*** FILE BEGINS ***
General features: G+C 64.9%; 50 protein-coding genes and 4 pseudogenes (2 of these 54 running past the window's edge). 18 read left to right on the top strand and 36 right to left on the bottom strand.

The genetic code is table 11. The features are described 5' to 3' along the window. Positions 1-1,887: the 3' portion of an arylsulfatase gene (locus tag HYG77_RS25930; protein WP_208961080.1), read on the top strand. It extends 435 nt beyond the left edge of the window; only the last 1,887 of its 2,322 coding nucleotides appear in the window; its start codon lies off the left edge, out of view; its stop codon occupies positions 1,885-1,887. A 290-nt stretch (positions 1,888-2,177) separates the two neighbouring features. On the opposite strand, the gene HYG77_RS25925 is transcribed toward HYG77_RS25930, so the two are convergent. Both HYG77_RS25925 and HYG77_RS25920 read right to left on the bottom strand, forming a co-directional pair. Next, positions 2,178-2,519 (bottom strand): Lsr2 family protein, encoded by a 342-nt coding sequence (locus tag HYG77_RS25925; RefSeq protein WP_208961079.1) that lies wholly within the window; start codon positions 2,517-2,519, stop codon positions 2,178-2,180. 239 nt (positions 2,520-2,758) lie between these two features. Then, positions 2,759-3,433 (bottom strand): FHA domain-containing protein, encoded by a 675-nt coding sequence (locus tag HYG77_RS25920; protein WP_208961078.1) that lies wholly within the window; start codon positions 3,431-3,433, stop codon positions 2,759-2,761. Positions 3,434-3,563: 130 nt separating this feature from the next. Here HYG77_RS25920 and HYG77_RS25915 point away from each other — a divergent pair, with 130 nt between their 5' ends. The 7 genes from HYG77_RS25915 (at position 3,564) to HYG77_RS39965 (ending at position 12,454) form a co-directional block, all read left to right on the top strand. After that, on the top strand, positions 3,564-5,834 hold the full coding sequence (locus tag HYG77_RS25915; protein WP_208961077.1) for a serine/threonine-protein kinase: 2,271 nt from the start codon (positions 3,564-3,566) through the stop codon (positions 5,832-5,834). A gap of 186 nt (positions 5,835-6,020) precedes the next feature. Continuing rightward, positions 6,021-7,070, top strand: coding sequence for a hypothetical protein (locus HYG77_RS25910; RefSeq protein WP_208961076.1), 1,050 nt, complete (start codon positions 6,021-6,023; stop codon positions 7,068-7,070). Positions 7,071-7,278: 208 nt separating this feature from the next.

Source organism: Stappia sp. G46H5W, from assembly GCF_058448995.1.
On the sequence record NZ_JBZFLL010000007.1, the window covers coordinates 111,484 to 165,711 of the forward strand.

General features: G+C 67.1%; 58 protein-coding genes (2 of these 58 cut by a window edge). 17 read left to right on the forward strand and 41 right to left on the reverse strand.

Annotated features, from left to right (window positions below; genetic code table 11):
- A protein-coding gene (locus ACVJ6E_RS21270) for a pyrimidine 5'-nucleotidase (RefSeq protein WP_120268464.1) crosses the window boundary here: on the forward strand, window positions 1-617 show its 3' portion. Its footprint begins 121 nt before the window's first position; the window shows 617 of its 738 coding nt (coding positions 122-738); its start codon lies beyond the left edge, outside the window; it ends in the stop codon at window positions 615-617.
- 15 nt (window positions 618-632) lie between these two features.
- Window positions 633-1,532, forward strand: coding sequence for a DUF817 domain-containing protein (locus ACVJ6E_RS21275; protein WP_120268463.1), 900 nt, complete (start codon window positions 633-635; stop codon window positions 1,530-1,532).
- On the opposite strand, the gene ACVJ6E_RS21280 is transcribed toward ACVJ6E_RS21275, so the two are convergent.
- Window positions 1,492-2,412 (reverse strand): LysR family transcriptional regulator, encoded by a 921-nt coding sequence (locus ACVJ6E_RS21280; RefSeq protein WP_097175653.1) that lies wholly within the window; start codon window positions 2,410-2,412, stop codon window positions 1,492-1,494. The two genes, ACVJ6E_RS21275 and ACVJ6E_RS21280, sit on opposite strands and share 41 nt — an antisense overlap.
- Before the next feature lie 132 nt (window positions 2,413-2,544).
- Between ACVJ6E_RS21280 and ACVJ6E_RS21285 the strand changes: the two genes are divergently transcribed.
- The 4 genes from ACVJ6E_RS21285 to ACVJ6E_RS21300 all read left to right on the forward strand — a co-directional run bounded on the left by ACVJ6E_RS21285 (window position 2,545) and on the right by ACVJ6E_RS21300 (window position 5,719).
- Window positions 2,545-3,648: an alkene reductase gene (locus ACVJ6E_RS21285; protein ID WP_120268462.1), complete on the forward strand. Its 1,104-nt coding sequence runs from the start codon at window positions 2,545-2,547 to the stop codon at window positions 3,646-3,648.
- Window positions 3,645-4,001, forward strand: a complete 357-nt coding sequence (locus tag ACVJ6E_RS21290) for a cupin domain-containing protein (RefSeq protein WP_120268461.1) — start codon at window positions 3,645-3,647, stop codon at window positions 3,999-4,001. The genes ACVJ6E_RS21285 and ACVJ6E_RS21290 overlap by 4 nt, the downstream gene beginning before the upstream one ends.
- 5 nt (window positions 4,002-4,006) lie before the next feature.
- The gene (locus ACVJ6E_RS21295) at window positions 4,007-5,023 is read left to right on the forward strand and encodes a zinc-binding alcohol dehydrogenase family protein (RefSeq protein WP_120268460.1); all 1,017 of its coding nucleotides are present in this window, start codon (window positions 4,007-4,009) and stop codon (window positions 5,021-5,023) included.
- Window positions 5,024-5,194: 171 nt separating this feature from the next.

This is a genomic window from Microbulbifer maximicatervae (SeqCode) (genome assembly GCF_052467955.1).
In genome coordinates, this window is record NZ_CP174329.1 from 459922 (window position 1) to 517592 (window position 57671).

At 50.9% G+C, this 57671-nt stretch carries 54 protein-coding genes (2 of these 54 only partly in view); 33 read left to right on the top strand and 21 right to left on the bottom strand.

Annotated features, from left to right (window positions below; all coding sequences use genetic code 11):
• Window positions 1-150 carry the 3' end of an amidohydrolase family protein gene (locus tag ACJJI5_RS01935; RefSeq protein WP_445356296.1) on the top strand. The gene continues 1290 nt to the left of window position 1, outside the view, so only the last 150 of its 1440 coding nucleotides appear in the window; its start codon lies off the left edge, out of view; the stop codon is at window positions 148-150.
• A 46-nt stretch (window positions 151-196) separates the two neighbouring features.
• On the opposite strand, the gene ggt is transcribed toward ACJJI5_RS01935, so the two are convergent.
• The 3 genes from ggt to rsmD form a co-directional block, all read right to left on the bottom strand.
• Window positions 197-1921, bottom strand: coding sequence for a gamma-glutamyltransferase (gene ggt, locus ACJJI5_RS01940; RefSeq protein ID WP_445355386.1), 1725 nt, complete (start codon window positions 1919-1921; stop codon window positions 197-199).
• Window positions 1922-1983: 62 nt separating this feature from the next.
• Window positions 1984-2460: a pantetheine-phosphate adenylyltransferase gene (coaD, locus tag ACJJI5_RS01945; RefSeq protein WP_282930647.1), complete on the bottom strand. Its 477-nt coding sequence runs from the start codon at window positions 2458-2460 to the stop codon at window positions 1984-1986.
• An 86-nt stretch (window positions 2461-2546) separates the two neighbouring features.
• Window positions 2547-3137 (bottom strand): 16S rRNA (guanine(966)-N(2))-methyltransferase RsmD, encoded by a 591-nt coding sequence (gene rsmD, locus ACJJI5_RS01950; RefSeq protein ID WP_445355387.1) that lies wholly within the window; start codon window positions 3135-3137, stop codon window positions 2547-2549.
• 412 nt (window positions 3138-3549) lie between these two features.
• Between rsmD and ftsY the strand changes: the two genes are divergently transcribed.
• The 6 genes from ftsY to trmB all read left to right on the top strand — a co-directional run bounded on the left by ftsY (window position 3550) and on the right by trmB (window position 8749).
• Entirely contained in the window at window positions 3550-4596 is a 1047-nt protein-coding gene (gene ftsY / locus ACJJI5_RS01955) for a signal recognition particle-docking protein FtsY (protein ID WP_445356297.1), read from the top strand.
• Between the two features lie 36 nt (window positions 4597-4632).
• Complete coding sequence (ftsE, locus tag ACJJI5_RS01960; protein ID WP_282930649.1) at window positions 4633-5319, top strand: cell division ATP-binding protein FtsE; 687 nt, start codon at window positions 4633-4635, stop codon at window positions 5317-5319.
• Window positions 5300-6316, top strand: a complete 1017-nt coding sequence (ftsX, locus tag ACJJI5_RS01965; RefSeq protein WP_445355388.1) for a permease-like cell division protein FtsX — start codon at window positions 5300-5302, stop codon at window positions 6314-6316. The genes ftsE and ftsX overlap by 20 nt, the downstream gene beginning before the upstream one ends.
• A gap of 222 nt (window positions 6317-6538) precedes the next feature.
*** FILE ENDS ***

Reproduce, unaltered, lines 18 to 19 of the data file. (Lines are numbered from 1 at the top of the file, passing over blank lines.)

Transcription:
- The gene (locus ACVJ6E_RS21295) at window positions 4,007-5,023 is read left to right on the forward strand and encodes a zinc-binding alcohol dehydrogenase family protein (RefSeq protein WP_120268460.1); all 1,017 of its coding nucleotides are present in this window, start codon (window positions 4,007-4,009) and stop codon (window positions 5,021-5,023) included.
- Window positions 5,024-5,194: 171 nt separating this feature from the next.